A play no theater will play

By , Special to The Christian Science Monitor

`WITHOUT any undue humility, I'm saying this [play] is the most lethal attack on Zionism ever written, because it touches at the heart of the greatest abiding myth of modern history, the Holocaust, the [fact] being ... that privileged Jewish leaders collaborated in the extermination of their own kind in order to help bring about a Zionist state, Israel, a state which is itself racist.'' So speaks British playwright Jim Allen.

``It is a complete travesty of the facts,'' says Oxford historian Martin Gilbert, Winston Churchill's official biographer and widely recognized specialist on the Holocaust.

At issue is Mr. Allen's latest work, ``Perdition,'' which this month was poised for its premi`ere at London's most illustrious fringe theater, the Royal Court. Just 24 hours before opening to a sold-out house, ``Perdition'' was canceled. This is the first time, in the history of what is considered the city's most daring playhouse, that a production has ever been so summarily pulled. The move has made ``Perdition'' the most talked-about yet-to-be-staged play in the history of modern British theater.

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The play first came to public attention in an article in Britain's Guardian newspaper a week prior to the show's opening. According to the Guardian, the script explicitly stated that Hungarian Zionists in 1944 helped the Nazis to ship 800,000 fellow Jews to their deaths at Auschwitz. The play alleges that an arrangement was entered into by a group of Zionists in the hope that they, in return, would be allowed to flee to safety in nearby neutral Switzerland; the implication is that these Zionist leaders felt that saving those who would help form a Jewish state in Palestine was far more important than saving the lives of their non-Zionist brethern.

But ``Perdition'' goes even further.

It alleges that Zionist leaders believed ``the spilling of Jewish blood'' at the hands of the Nazis was necessary. The reasoning behind this was to provide moral grounds on which to later convince the world that a Jewish state in Palestine was justified. As one line in the play puts it: ``Israel was founded on the pillars of Western guilt and American dollars.'' Or, more graphically still: ``Israel was coined in the blood of Hungarian Jewry.''

``Perdition'' takes the form of a fictional trial set in England immediately after the 1967 Arab-Israeli war. While much is changed, the play is based on an controversial libel case that was heard in Jerusalem in 1955 - the so-called ``Kastner case,'' which led to the breakup of a coalition government that year. A prominent Israeli Labor politician, Rudolf Kastner, was suing an extreme right-winger, Malkiel Greenwald, for statements he had published claiming that Dr. Kastner, the head of the Jewish Rescue Committee in Budapest in 1944, had struck a deal with Adolf Eichmann, the notorious mastermind of Nazi Germany's attempt to exterminate the Jews. Rather than raising an alert, Mr. Greenwald alleged, Kastner kept quiet about the impending fate of hundreds of thousands of his fellow Hungarian Jews, thus ensuring that a group of some 1,600 Zionists, whom Allen refers to in his play, could escape via the Bergen-Belstsen concentration camp to Switzerland.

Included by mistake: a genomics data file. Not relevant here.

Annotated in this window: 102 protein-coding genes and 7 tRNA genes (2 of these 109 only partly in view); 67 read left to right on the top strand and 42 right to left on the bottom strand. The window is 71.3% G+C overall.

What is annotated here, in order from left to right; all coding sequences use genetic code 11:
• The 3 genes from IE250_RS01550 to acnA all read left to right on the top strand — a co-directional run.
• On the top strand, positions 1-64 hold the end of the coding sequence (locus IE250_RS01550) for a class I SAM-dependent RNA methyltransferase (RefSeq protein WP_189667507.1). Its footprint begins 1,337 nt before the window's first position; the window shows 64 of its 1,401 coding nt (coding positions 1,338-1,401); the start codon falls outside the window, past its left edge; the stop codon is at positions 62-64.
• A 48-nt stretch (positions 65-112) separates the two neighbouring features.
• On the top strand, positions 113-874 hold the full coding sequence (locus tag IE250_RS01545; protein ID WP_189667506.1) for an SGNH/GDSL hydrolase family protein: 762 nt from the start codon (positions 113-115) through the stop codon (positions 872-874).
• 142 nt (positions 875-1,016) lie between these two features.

The trial - in which the president of the Jerusalem District Court ruled that Kastner ``had dealt with the devil'' - ended with Greenwald being acquitted on 2 out of 3 of the libel charges. For the third charge he was fined a trifling sum, further humiliating Kastner and seeming to lend more credence to the allegations.

Allen says the outcome of the trial and other evidence convinced him that the role of the Zionist leaders during the Holocaust must be reappraised. A Marxist, he claims that ``the lower you went down on the social scale, the more you found resistance; but the higher you went up the social scale, the more you found cooperation and collaboration [with Nazis].''

Allen - who was a miner, dock worker, and general laborer before becoming a playwright - left school at 14 to work in a factory. A self-taught scholar, he is quick to insist neither he nor ``Perdition'' can be branded anti-Semitic. His interpretation of history, he says, is based on ``no less than 26 books.''

He argues that he can hardly be considered to be ``anti-Semitic'' when he is in fact an ardent anti-Fascist. ``My record as anti-Fascist goes beyond writing letters to the Guardian. When I was a docker and a miner we just stopped them ... when the scum turned out and where (sic) I was on the anti-Fascist committee, the streets ran with blood and skin.''

So why was ``Perdition'' canceled?

Allen is convinced it was due to what he terms ``the Zionist machine.'' No theater in London, he believes, (nor in Dublin where he has subsequently tried to mount it) will touch the play. ``The moment any theater expresses an interest, the Zionists move in. There are phone calls; there are threats; there is intimidation.''

Strong words. But there's another side to the story.

``Perdition'' was originally submitted to a theater in Manchester, England more than 18 months ago. The artistic director there initially expressed keen interest, but also reservations. He asked historian Martin Gilbert to assess the play's validity. His response was unequivocal.